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Old 04-21-2016, 06:44 AM   #1
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Exclamation Blackwater tank discharge pump problem


My black-water holding tank has a Whale Gulper pump to remove the contents. During a recent trip to Port Welshpool, Victoria from Tasmania, the head contents were diverted from overboard to the holding tanks during the two days in Welshpool harbour confines. Once we were off shore we attempted to discharge the contents of the holding tank. Guess what? The pump would not draw from the black-water tank.
The problem discovered was dried effluent causing the Gulper pump valves to not seal correctly. After a thorough cleaning of the elastomeric flap valves and the surrounding seat, then re-assembly, the pump operates again.
I then discharged the contents of the tank, added about 20 litres of clean fresh water and flushed that out also.
Now to my question. Does anybody know how to stop a re-occurrence of the problem?
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Old 04-21-2016, 06:46 AM   #2
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"Does anybody know how to stop a re-occurrence of the problem?"

Remount the pump so it stays wet at all times and can not dry out.
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Old 04-21-2016, 07:01 AM   #3
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"Does anybody know how to stop a re-occurrence of the problem?"

Remount the pump so it stays wet at all times and can not dry out.
Mounting the pump lower could be a real mess if it had to be removed again.
Rather fix a dry pump than a wet
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Old 04-21-2016, 08:53 AM   #4
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Mounting the pump lower could be a real mess if it had to be removed again.
Rather fix a dry pump than a wet
Definitely agree with this - its a real s%*t of a job and the smelly stuff gets into the bilge no matter how cleverly you try to stop it. Had to run 00s of litres of water through the bilge to flush it (that's not a pun!)
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Old 04-21-2016, 09:04 AM   #5
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Greetings,
Mr. 1500. How about a valve between the tank and the pump and a "T" between said valve and the pump with a flushing port (FW hose fitting perhaps) so after evacuation, the valve is closed and the pump and hoses could be flushed with fresh water in anticipation of the next use?
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Old 04-21-2016, 10:02 AM   #6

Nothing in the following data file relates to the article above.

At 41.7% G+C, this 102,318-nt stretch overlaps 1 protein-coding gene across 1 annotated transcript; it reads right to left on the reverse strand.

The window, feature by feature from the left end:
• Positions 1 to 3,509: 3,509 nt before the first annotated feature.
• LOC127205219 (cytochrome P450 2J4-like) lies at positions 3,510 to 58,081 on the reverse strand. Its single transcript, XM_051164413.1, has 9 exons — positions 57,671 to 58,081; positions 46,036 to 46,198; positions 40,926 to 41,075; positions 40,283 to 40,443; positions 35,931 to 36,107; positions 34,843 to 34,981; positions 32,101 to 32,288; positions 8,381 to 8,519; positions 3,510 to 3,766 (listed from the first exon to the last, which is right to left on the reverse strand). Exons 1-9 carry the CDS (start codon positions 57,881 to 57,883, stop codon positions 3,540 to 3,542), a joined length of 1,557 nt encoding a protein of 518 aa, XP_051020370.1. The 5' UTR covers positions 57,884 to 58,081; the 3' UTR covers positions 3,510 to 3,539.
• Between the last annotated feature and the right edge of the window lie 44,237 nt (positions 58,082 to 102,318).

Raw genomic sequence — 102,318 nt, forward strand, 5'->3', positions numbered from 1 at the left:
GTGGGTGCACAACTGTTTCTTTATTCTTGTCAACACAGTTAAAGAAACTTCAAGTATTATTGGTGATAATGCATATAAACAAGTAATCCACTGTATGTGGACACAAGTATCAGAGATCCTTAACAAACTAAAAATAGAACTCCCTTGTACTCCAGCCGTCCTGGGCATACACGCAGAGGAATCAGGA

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Does anybody know how to stop a re-occurrence of the problem?
Rinse it out by running clean water through the tank--which you should do to get rid of sludge anyway--when you know it won't be used again for a while. Best if it's fresh water (most pumpout facilities do have a hose you can use for this), but even sea water is better than nothing. Put the water into the tank via the deck pumpout fitting 'cuz that sends it into the tank at the bottom so it can stir up sludge and hold it in suspension so it can be pumped out and/or dumped via the onboard pump. It's not necessary to fill the tank, just a few gallons is enough. If you're at a pumpout, you'll have to pump out, then repeat till you're pumping only clean water before you can flush out the Whale...add a few gallons, then let the water run while you operate it. You can use a washdown pump if away from the dock...add a few gallons, then let the water while you clean out the pump. However, it's a good idea to follow up a sea water rinse with fresh water because salt and sea water minerals need to be flushed out too.

It's especially important to thoroughly flush out the tank and plumbing in preparation for winterizing.
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Old 04-21-2016, 10:10 AM   #7
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Old 04-22-2016, 07:19 AM   #8
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IF a fantastic rinse could solve the problem life would be grand.

ON a brand new tank I would have a 3 inch RV discharge spun in , install a quality ($40 Dupree valve not a $9 Camping world )and use the discharge port to mount the waste discharge pump.

No duck bill valve would be in the system and mounted low it wouls always be wet.

The crown to the system would be a 120V maceriator pump (will work fine on a cheap inverter) that seem to last far longer than the DC pumps.

Close the discharge valve , put a pail under , and the pump could be replaced as fast as you can do a single hose clamp.

Sadly builders do not create servicable boats because there is no demand from the fir$t buyer .

Fuel and water tanks come to mind.
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Old 04-23-2016, 04:32 PM   #9
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